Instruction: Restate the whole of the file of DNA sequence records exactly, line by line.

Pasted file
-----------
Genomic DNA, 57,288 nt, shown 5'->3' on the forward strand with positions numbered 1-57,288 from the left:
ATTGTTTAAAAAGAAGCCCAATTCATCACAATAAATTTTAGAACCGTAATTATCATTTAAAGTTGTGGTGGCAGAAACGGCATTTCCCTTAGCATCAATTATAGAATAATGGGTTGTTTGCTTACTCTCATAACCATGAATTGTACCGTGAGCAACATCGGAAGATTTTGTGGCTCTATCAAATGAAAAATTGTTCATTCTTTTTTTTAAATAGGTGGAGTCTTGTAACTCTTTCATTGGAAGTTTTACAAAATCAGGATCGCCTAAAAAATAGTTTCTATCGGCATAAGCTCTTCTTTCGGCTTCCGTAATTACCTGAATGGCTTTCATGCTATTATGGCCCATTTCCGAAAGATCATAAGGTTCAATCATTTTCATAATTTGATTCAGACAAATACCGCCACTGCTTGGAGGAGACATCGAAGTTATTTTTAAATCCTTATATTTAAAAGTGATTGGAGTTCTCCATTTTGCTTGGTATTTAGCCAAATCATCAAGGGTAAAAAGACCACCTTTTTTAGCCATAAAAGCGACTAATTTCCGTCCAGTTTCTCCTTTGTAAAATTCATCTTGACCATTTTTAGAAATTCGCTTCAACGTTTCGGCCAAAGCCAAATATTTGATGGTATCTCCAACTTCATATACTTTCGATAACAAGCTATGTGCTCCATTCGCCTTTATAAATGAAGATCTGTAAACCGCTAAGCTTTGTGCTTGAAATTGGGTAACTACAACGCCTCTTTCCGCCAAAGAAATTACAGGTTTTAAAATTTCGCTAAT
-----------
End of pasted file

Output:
Genomic DNA, 57,288 nt, shown 5'->3' on the forward strand with positions numbered 1-57,288 from the left:
ATTGTTTAAAAAGAAGCCCAATTCATCACAATAAATTTTAGAACCGTAATTATCATTTAAAGTTGTGGTGGCAGAAACGGCATTTCCCTTAGCATCAATTATAGAATAATGGGTTGTTTGCTTACTCTCATAACCATGAATTGTACCGTGAGCAACATCGGAAGATTTTGTGGCTCTATCAAATGAAAAATTGTTCATTCTTTTTTTTAAATAGGTGGAGTCTTGTAACTCTTTCATTGGAAGTTTTACAAAATCAGGATCGCCTAAAAAATAGTTTCTATCGGCATAAGCTCTTCTTTCGGCTTCCGTAATTACCTGAATGGCTTTCATGCTATTATGGCCCATTTCCGAAAGATCATAAGGTTCAATCATTTTCATAATTTGATTCAGACAAATACCGCCACTGCTTGGAGGAGACATCGAAGTTATTTTTAAATCCTTATATTTAAAAGTGATTGGAGTTCTCCATTTTGCTTGGTATTTAGCCAAATCATCAAGGGTAAAAAGACCACCTTTTTTAGCCATAAAAGCGACTAATTTCCGTCCAGTTTCTCCTTTGTAAAATTCATCTTGACCATTTTTAGAAATTCGCTTCAACGTTTCGGCCAAAGCCAAATATTTGATGGTATCTCCAACTTCATATACTTTCGATAACAAGCTATGTGCTCCATTCGCCTTTATAAATGAAGATCTGTAAACCGCTAAGCTTTGTGCTTGAAATTGGGTAACTACAACGCCTCTTTCCGCCAAAGAAATTACAGGTTTTAAAATTTCGCTAAT